August 17, 2008
for the Gold!
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good end of summer!
ALL YOU CAN
EAT IN ALBUQUERQUE by John A. Curtas
NEW YORK CORNER: For
Terrific Indian Food, Head for Jackson
Heights by John Mariani
FROM THE WINE CELLAR
New Old Barbera by John Mariani
by John A. Curtas
New Mexico probably is not the first town that leaps to mind when you
savor thoughts of fabulous, indigenous, American cuisine, but it should
be. Throughout this capital of Native American-Mexican-Spanish food
cultures is enough interesting and tasty grub to keep your palate
interested and over-heated for weeks. And from a recent visit (my
second in a year), I can confidently pronounce the food every bit as
that in Santa Fe, an hour to the north.
The first thing I do upon arrival is to make a beeline to Duran’s Central Pharmacy (1815 Central N.W. ; 505-247-4141). Duran’s (below) is a small
lunch counter tucked in the rear of the drugstore, and its all-female
staff is justifiably famous for turning out some of the best green and
red chile in Albuquerque. If you’ve never been to New Mexico, chile
here means chile peppers, not the “chili” beef stew most associate with
the word. The green and red you get here are thick, mildly spicy
vegetable stews of those roasted chiles. As good as Duran’s versions
are, what we come for is the carne
For the uninitiated, carne adovada
is meat (usually pork) marinated in red New Mexican chiles, baked (the
way purists insist) and then simmered in red chile sauce. The three-way
infusion of chiles into the meat gives it a succulent, deep heat that
other meat stews can’t touch. We time our visits to New Mexico to begin
on Thursday because that’s the only day of the week carne adovada is
served at Duran’s. We get ours with a couple of huge, thick, fresh made
flour tortillas, and maybe a small bowl of green chile, just to make
sure everything is right in the vegetarian chile universe. Duran’s has
other New Mexican classics on its short menu, including stuffed sopaipillas (Wednesdays
and Fridays only), and a "torpedo" (one of those
giant tortillas filled with potatoes, chile and cheese), but it’s the carne adovada that has
us licking our chops the moment the plane hits
After checking in o our casita at Casa
de Sueños, within a short walk to Duran’s and Old Town
Albuquerque, we decided one lunch isn’t enough, especially when
Monroe’s green chile cheeseburgers are just down the street. Monroe’s (1520 Lomas Blvd; 505-242-1111) has
been around since 1962. It’s not much to look at
(like many of the superlative eateries in ABQ), but its low-key diner
vibe masks a commitment to some serious cheeseburgers. A thick patty of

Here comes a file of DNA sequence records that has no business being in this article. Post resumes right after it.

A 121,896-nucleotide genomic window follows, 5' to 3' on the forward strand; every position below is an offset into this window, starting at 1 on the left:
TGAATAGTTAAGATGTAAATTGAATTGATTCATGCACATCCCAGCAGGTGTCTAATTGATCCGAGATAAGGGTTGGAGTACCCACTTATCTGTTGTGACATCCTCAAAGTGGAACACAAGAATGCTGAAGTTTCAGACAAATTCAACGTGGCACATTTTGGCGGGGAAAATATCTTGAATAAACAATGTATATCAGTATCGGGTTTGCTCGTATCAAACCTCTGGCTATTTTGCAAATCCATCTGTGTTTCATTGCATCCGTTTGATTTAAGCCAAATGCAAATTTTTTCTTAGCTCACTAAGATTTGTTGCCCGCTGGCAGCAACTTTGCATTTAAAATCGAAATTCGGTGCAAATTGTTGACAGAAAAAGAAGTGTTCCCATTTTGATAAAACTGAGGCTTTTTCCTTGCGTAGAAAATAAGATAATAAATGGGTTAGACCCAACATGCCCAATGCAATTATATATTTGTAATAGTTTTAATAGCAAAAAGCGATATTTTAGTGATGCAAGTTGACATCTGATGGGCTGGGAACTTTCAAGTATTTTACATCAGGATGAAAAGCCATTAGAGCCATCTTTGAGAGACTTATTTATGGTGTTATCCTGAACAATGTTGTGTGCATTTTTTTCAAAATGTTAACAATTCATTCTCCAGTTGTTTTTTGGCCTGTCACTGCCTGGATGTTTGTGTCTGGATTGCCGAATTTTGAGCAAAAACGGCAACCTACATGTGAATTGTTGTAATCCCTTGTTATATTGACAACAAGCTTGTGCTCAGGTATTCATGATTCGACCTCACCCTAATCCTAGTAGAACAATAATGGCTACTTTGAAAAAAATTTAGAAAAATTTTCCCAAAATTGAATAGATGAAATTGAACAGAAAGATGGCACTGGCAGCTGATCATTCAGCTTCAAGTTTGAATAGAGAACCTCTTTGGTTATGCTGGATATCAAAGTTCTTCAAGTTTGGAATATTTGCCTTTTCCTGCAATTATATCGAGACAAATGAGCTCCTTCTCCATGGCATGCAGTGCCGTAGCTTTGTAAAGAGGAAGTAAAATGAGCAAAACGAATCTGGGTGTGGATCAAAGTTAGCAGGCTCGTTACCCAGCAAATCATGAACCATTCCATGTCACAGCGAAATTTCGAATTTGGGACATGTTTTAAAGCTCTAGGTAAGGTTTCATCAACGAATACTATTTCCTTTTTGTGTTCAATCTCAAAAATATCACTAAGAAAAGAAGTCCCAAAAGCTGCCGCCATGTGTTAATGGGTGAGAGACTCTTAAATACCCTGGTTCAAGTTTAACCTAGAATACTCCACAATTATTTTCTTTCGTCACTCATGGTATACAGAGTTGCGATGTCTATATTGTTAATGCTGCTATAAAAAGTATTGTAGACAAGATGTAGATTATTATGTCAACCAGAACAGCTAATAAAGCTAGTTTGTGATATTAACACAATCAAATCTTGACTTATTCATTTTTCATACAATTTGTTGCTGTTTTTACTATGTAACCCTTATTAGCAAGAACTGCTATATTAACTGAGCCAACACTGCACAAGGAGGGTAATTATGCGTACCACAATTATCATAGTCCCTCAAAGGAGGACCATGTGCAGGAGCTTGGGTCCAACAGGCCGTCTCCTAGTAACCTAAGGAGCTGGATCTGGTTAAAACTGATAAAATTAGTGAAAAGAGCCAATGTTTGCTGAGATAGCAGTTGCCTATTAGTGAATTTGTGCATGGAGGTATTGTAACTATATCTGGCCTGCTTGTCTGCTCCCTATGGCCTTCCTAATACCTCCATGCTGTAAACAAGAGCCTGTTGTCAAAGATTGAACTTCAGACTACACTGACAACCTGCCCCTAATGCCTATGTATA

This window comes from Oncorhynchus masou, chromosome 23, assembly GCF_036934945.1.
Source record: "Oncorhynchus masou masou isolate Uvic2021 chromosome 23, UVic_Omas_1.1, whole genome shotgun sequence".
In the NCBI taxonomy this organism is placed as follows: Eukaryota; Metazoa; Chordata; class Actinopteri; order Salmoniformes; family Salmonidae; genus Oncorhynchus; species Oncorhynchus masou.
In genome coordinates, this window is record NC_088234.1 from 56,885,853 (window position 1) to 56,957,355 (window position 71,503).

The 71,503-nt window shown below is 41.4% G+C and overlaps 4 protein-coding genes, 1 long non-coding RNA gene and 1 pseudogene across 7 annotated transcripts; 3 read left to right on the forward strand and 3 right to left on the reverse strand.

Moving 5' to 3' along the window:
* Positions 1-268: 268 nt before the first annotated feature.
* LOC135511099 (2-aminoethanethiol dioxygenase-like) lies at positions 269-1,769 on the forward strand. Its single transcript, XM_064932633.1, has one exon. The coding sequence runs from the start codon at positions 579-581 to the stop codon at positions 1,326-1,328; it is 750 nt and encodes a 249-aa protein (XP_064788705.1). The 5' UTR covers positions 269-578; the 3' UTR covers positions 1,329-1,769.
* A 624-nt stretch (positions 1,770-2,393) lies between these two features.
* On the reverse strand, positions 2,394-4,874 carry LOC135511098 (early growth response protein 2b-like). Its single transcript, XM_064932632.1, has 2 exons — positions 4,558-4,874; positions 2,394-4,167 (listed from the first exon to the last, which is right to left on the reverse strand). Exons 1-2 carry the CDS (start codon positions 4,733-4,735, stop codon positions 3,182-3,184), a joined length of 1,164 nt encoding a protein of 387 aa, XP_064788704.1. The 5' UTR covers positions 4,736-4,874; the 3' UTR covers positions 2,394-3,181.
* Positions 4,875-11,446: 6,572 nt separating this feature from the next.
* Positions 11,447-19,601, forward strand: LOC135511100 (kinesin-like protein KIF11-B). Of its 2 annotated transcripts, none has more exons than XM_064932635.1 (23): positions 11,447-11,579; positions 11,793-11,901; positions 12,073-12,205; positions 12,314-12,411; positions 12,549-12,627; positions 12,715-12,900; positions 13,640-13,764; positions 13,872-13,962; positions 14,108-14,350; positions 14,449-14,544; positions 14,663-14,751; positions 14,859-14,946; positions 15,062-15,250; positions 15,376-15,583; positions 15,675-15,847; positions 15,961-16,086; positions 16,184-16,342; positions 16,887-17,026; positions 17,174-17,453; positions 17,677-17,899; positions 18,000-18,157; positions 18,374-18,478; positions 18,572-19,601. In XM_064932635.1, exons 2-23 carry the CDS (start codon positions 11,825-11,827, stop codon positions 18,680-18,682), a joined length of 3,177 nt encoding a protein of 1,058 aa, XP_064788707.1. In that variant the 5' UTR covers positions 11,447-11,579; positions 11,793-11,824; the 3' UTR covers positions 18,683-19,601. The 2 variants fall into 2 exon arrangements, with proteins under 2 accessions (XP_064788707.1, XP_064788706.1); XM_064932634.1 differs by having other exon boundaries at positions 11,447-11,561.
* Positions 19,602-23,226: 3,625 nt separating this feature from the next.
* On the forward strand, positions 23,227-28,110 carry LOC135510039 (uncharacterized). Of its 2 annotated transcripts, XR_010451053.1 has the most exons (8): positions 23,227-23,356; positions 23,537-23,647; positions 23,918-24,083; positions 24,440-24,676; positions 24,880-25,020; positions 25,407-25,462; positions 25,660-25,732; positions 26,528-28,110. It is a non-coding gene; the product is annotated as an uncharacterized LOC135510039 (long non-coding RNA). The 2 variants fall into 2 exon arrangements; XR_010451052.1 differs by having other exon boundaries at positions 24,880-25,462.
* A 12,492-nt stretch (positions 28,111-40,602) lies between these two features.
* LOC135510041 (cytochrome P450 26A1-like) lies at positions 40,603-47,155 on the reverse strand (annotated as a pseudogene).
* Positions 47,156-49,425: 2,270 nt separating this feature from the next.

good ground beef comes smothered in melted cheese with a heaping
portion of house made green chile strips on the bun. They
also make their red chile on-premises, and in a close contest, I had to
give it the nod over Duran’s for the intensity and depth of its
chile-ness. The sopaipillas
here are also outstanding, but we were disappointed in the
chile-infused fruit pies - which had too little of the expected jolt to
ring our chimes.
No culinary tour of ABQ is complete without at least one stop at the Frontier (2400 Central SE; 505-266-0550). You
might be a tad intimidated
by the gargantuan barn-like space, long customer lines, and huge posted
menu, but take a breath and you’ll figure it all out in no time. Those
lines move mighty quickly because everyone knows they’ll be ordering a
bowl of top-notch posole
(green chile hominy stew), a huge breakfast
burrito with hot green chile, and what may be the best sweet cinnamon
roll on the planet. Well, perhaps everyone doesn’t order those, but we
found them a perfect way to start the day, as have thousands of
University of New Mexico staff and students since Frontier opened its
doors across from the University back in the ‘70s. And the Frontier
hasn’t closed for a minute since it opened, making it the perfect stop
for late night carousers and early, early-birds.
Those seeking something a bit
more upscale, but still homey and authentic, should cruise out past
Kirtland AFB to Cervantes Restaurant
and Lounge (5801 Gibson SE;
505-262-2253). For 35 years Roberta
Finley has run this bastion of New Mexican cooking, focusing on the
green and red chile concoctions for which this region is famous.
Those chiles are from the same plant – what non-New Mexicans
call the Anaheim chile - and what is referred to in-state as the Hatch
or Mesilla Valley chile. The red is simply a riper version of the
green, but both deliver a deep, back of the throat heat that more
explosive peppers never approach. In terms of sensory resonance, it’s
like comparing a bass drum to a violin.
Cervantes bottles its own line of bottled green and red, and they
tasted just fine to us on the sopaipillas stuffed with well-spiced
ground beef, or with chunks of pork (green), or carne adovada (red). The
green chili cheeseburger was also spectacular. Served open-faced on a
thick flour tortilla, it comes smothered in chiles, and everyone at our
table gave it the nod over Monroe’s version, although we went back to
Monroe’s the next day and had a couple more of theirs just to make
sure. At Cervantes, as in every New Mexican restaurant in Albuquerque